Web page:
The complete title of this book is “Chicago Cubs Cookbook – All-Star Recipes From Your Favorite Players”. It is edited by Carrie Muskat, and was published in 2010.
First let me say that proceeds from the sales of this book benefit the Dempster Family Foundation. That’s a good thing!
Secondly, I cannot tell a lie: I have not, as yet, tried to make any of these recipes. But I intend to!
Thirdly, I enjoyed reading this book. It’s easy to get too caught up in the wins vs. losses, analyses of the various statistics, etc. We sometimes forget that these are real people, with real lives. “Chicago Cubs Cookbook” reminds us that the Cubs are real people, who eat real food, and who sometimes cook, too. It was a nice change of pace.
Here are some specific observations:
– The first direction listed under “How to Build the PERFECT Chicago Dog” reads as follows: “Boil the hot dogs in 145 degree water per package instructions.” I thought water boiled at 212 degrees Fahrenheit.
– The discussion about Randy Wells’ Hot Wing Dip includes the following statement: “The way Randy sees it, most people eat chicken wings and have dip at their football parties. ‘This way,’ he says, ‘it combines both’.” I cannot argue with that logic.
– The “Cubs Clubhouse recipe for Yogurt Mashed Potatoes” comes from Tom “Otis” Heilman, his brother Tim, and Gary Stark, who run the Cubs home clubhouse. The ingredients include: 4 potatoes, 4 Tbsp. plain low-fat Greek yogurt, and 1/2 cup low sodium chicken broth. Those are my kinda ingredients!
– The discussion leading up to “John Grabow’s Loaded Mashed Potatoes” contains the following quote: “It’s pretty easy to make,” Grabow said, then cautions, “It’s not very good for you.” I’m all in favor of comfort food which is easy to make.
– Two recipes which especially grabbed my attention were provided by Jim Hendry’s friend Vickie Courville. They are “Crawfish Etouffee” (etouffee literally means “smothered” or “suffocated”), and “Chicken and Sausage Gumbo. I like crawdads and I make gumbo (or is it Jambalaya?) with chicken and sausage and shrimp, so these two are right up my alley.
– The “Build-Your-Own Steak Tacos” from Hub 51 with marinade, Tomato Salsa and Guacamole directions are very good looking.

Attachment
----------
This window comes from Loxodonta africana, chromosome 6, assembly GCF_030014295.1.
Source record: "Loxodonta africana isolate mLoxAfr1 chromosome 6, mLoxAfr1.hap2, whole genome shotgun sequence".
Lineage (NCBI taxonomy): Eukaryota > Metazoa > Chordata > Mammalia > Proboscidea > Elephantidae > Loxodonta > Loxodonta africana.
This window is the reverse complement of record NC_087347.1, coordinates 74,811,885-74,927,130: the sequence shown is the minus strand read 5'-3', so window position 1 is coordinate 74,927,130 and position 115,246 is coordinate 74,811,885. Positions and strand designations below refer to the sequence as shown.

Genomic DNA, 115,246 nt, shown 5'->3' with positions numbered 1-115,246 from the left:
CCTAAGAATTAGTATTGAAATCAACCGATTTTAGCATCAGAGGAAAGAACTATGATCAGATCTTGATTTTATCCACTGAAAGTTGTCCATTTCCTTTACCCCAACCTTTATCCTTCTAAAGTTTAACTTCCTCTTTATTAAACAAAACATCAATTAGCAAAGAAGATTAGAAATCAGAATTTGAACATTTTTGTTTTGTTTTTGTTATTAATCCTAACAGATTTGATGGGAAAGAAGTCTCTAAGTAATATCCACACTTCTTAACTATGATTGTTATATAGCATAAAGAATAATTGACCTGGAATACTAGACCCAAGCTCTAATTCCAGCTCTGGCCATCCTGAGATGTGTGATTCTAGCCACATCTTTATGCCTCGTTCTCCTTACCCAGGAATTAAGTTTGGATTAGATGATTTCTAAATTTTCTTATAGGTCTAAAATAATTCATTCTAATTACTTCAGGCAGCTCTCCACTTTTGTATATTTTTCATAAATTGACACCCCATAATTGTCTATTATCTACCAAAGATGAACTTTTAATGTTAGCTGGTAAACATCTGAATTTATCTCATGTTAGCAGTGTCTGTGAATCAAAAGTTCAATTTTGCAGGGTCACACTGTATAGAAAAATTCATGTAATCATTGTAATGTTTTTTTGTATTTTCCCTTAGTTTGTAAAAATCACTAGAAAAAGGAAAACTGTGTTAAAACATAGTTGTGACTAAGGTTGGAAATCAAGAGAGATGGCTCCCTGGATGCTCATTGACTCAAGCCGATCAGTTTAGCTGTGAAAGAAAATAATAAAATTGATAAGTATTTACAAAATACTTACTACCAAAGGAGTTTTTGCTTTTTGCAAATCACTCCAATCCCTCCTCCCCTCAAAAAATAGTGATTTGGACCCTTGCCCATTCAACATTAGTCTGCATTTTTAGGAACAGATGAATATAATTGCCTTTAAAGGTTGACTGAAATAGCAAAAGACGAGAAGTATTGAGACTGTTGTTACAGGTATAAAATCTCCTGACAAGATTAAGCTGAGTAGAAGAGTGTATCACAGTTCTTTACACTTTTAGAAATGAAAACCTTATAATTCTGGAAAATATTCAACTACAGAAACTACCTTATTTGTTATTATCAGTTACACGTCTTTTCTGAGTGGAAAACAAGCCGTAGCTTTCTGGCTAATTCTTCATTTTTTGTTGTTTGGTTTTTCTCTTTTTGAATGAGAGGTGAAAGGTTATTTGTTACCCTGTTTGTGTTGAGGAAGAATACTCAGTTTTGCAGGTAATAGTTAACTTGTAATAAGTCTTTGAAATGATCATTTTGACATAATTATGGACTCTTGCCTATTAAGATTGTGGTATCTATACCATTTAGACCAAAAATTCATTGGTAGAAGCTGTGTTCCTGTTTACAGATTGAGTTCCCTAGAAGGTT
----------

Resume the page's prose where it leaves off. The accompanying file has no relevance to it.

– Brett Jackson contributed a gluten-free buffalo meat and spaghetti squash which looks interesting. I have dabbled in gluten-free eating. This recipe has potential, and Brett says: “…you can be creative with your protein base.”
– Theodore Roosevelt Lilly III contributed a simple recipe for a great breakfast dish which he calls “Egg In The Hole”. Gotta love it!
– Fergie Jenkins’ wife, Lydia, finally decided to try cooking wild game, (some of Fergie’s pheasants), in a manner that she thought would make them taste tolerable. Fergie gave her the recipe (“Fergie’s Bagged Pheasant”) and it turned out great! I’m a big believer in cooking bags.
– Ted Lilly also presents a chili recipe from Stanley’s Kitchen and Tap. The recipe for “Stanley’s King of Chilis” looks delicious, but I’m afraid I don’t have all of the many ingredients in my kitchen. I’ll have to visit Stanley’s on Lincoln Avenue, and let them do the preparation for me.
– Lou Piniella (you remember him) presents “Anita Piniella’s Layered Chicken Salad” and says: “If we’re winning, I go out a little more. If not, I tend to stay in.” The ingredients for Anita’s salad look tasty. I think this one is Dave-proof and doable.
– Mike Quade says “…once I get home for the winter, my time is consumed by two of my other passions – fishing and cooking. My home along the Florida Gulf Coast affords me with some of the best shallow saltwater fishing in the country, and the only thing better than the challenge of catching these fish is the fun of preparing them.”
“Q” likes to serve his “Pecan-Crusted Snook with Cajun Cream Sauce” with “roasted potatoes, sweet corn relish, and blue cheese and pear salad”. I gotta try this one.
– Ryne Sandberg’s wife, Margaret, contributed a recipe for Chicken Tacos, which looks delicious.
– Ryne also presents a recipe for “Harry Caray’s Rigatoni with Vodka Sauce”. There’s a winning trifecta right there.
– Ryan Theriot presents a Jambalaya recipe (“Chef John Folse’s Chicken and Sausage Jambalaya”), which, as I mentioned before, is right up my alley.
– Alfonso Soriano and Carlos Marmol present a Dominican dish called “Mangu”, from Sobeida Minaya’s “Tropical Taste” restaurant near Humboldt Park (my old stomping grounds). It says here that “Mangu is eaten for breakfast, lunch, and dinner, and the only change is what you have on the side”. I can live with that.
– Micah Hoffpauir presented “Grandma Ernestine Adams’ Blonde Brownies”. I don’t usually get worked up about brownies because I don’t really care for most chocolate that much. But these “blonde” brownies don’t contain chocolate. Sign me up!!
– Len Kasper presents his mom’s Michigan “Apple Crisp” recipe, and Jeff Stevens presents a “Banana Nut Bread” recipe courtesy of his girlfriend, Christina. Both of these desserts look extremely tasty.
There are a lot of opportunities for “good eatin’” contained in the Chicago Cubs Cookbook.
I have to say I’m not a fan of the plastic binding system used on this book.
Nevertheless, I did especially enjoy the background stories behind the recipes. They put some very human faces on the members of the Chicago Cubs (past and present).
I recommend the “Chicago Cubs Cookbook – All-Star Recipes From Your Favorite Players” to anyone with an interest in cooking and/or eating, as well as to anyone who follows the Chicago Cubs.
It’s for a good cause.